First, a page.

Two remarkably different articles on dressing for business appeared in The Wall Street Journal on the same day. Both purported to offer advice.
One was "Please, Men of the World, Tuck in Your Shirts." It urged men to dress more neatly. The other was "The Rebellious New Power Suit for Women." It challenged women to wear flashy outfits "with a side of sticking-it-to-the-man 'tude."
Now, any kind of 'tude — much less the "sticking-it-to-the-man" variety — would seem unconducive to rising in a traditional business. So how does the Journal get away with providing men style pointers that are good for their careers and women the opposite?
Few crusades are more futile than fighting fashion commentary inveigling women to dress in a manner against their interests. Normally, I pay little mind to articles that discourage a refined look, figuring that a woman who falls for this stuff is already unlikely to advance in a company that she doesn't already own.
But what got my gut churning was the grossly unequal quality of guidance being offered, one next to the other. The rebellious suit piece was not a news story on the kooky fashions being paraded on the runways. It was impersonating serious counsel on dressing for business.
Is it a good idea to wear, as the women's article suggested, "quirkily mismatched" pieces to the office? One prominent designer, it noted, "sliced a blazer's sleeves into cape-like wings." A famous designer came up with it, so what could possibly go wrong?
For some reason, it didn't surprise me that the writer, Hayley Phelan, mentioned the #MeToo movement as a power changer justifying bizarre office get-ups. They evidently can include "bustiers" cut from men's suit fabrics. A bustier is formfitting lingerie designed to push up the bust.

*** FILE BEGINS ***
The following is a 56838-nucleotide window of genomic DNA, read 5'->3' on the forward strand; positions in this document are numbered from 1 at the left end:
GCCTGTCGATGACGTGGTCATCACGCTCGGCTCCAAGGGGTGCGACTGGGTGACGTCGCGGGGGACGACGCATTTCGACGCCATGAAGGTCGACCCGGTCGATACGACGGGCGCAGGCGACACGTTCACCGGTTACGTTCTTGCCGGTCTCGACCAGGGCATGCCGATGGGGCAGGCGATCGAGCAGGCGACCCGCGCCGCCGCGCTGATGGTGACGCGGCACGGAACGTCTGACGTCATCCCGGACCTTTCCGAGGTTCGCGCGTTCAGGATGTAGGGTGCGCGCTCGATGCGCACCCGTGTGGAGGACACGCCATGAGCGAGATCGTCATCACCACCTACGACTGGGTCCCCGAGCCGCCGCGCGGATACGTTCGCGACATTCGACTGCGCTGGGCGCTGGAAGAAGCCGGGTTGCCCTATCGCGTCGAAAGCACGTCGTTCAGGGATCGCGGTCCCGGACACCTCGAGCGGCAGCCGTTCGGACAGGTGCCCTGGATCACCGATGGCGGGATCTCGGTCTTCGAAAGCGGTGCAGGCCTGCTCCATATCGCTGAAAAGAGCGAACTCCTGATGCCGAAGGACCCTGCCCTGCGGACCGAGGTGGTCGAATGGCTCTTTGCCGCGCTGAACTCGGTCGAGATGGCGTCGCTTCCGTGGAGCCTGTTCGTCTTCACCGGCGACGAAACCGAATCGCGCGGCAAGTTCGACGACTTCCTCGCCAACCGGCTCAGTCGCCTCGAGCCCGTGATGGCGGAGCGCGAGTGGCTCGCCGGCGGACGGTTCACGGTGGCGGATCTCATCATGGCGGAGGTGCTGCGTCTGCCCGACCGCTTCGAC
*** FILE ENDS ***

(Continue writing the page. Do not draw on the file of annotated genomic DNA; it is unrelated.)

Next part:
The feature photo is of a model in a wild "gold corduroy ensemble" boasting exaggerated lapels and wide-legged pants. (They forgot the big red nose.) She's sitting cross-legged on top of a desk, so we also got to see her black fishnet stockings and roach-killer pointy shoes with ankle straps. ICYMI, heels with ankle straps speak not of power but of captivity.
There's none of that telegraph-your-individuality in the piece for men. Its unmistakable message is that your sloppy inner self needs containing.
David Coggins, an expert on men's dress and manners, is quoted as bluntly telling guys who don't tuck in their shirts at work, "Instead of aspiring to look elegant, you look like it's Sunday afternoon, you're living in squalor or you're still in college."
And here's the author, Jacob Gallagher, on men who leave shirts hanging out as a way to hide their gut. "This borderline 'maternity' look fools no one." Ouch, but on point.
By contrast, the piece for women directs its mockery at those who dress traditionally. They are not confident enough to "challenge gender norms," so we read, and thus they struggle "to conform to some preconceived idea."
For the fashion industry, the tailored women's business suits of yore had to die because they stayed in style year after year. But it's not true that they hide the woman within. Katharine Hepburn wore traditional tailoring to great seductive effect.
And if you want to get au courant about it, consider Alexandria Ocasio-Cortez in her conservatively styled suits. They make the 28-year-old socialist look as if she could be running General Motors as opposed to breaking it up.
Sisters, wear what you want, but do not labor under the delusion that sartorial rebellion in the office will draw anything more than stares. When it comes to most fashion advice, even in business publications, know that women are drawing the short straw.
Follow Froma Harrop on Twitter @FromaHarrop. She can be reached at [email protected] To find out more about Froma Harrop and read features by other Creators writers and cartoonists, visit the Creators webpage at www.creators.com.